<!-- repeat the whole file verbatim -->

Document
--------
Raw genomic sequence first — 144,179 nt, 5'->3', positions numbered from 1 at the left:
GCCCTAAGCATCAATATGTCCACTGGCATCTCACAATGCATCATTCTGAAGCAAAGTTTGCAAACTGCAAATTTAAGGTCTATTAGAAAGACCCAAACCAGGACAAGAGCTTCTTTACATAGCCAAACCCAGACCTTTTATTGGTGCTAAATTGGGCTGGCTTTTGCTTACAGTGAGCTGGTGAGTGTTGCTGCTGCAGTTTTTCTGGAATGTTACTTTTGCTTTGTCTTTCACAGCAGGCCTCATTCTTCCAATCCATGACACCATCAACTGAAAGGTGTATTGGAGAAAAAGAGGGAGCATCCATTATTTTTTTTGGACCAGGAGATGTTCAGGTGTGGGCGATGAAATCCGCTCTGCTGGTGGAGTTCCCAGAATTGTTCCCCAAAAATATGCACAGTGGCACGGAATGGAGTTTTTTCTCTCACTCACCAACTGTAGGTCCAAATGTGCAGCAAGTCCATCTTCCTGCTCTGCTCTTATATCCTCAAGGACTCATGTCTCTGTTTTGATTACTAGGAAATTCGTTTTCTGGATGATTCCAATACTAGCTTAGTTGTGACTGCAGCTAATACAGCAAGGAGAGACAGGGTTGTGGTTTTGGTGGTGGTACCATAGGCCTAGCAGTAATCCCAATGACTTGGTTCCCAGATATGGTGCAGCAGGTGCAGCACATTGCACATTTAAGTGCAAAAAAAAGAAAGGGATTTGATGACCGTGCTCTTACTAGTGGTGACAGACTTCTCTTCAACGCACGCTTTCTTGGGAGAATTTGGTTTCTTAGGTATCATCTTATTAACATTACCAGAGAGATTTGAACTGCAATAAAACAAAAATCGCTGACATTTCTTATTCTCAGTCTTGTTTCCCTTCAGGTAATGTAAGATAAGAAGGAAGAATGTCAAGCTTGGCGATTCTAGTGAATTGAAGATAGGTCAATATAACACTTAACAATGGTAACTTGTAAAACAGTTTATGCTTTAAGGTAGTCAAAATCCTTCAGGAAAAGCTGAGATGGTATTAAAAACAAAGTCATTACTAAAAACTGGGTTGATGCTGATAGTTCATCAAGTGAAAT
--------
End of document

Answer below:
Raw genomic sequence first — 144,179 nt, 5'->3', positions numbered from 1 at the left:
GCCCTAAGCATCAATATGTCCACTGGCATCTCACAATGCATCATTCTGAAGCAAAGTTTGCAAACTGCAAATTTAAGGTCTATTAGAAAGACCCAAACCAGGACAAGAGCTTCTTTACATAGCCAAACCCAGACCTTTTATTGGTGCTAAATTGGGCTGGCTTTTGCTTACAGTGAGCTGGTGAGTGTTGCTGCTGCAGTTTTTCTGGAATGTTACTTTTGCTTTGTCTTTCACAGCAGGCCTCATTCTTCCAATCCATGACACCATCAACTGAAAGGTGTATTGGAGAAAAAGAGGGAGCATCCATTATTTTTTTTGGACCAGGAGATGTTCAGGTGTGGGCGATGAAATCCGCTCTGCTGGTGGAGTTCCCAGAATTGTTCCCCAAAAATATGCACAGTGGCACGGAATGGAGTTTTTTCTCTCACTCACCAACTGTAGGTCCAAATGTGCAGCAAGTCCATCTTCCTGCTCTGCTCTTATATCCTCAAGGACTCATGTCTCTGTTTTGATTACTAGGAAATTCGTTTTCTGGATGATTCCAATACTAGCTTAGTTGTGACTGCAGCTAATACAGCAAGGAGAGACAGGGTTGTGGTTTTGGTGGTGGTACCATAGGCCTAGCAGTAATCCCAATGACTTGGTTCCCAGATATGGTGCAGCAGGTGCAGCACATTGCACATTTAAGTGCAAAAAAAAGAAAGGGATTTGATGACCGTGCTCTTACTAGTGGTGACAGACTTCTCTTCAACGCACGCTTTCTTGGGAGAATTTGGTTTCTTAGGTATCATCTTATTAACATTACCAGAGAGATTTGAACTGCAATAAAACAAAAATCGCTGACATTTCTTATTCTCAGTCTTGTTTCCCTTCAGGTAATGTAAGATAAGAAGGAAGAATGTCAAGCTTGGCGATTCTAGTGAATTGAAGATAGGTCAATATAACACTTAACAATGGTAACTTGTAAAACAGTTTATGCTTTAAGGTAGTCAAAATCCTTCAGGAAAAGCTGAGATGGTATTAAAAACAAAGTCATTACTAAAAACTGGGTTGATGCTGATAGTTCATCAAGTGAAAT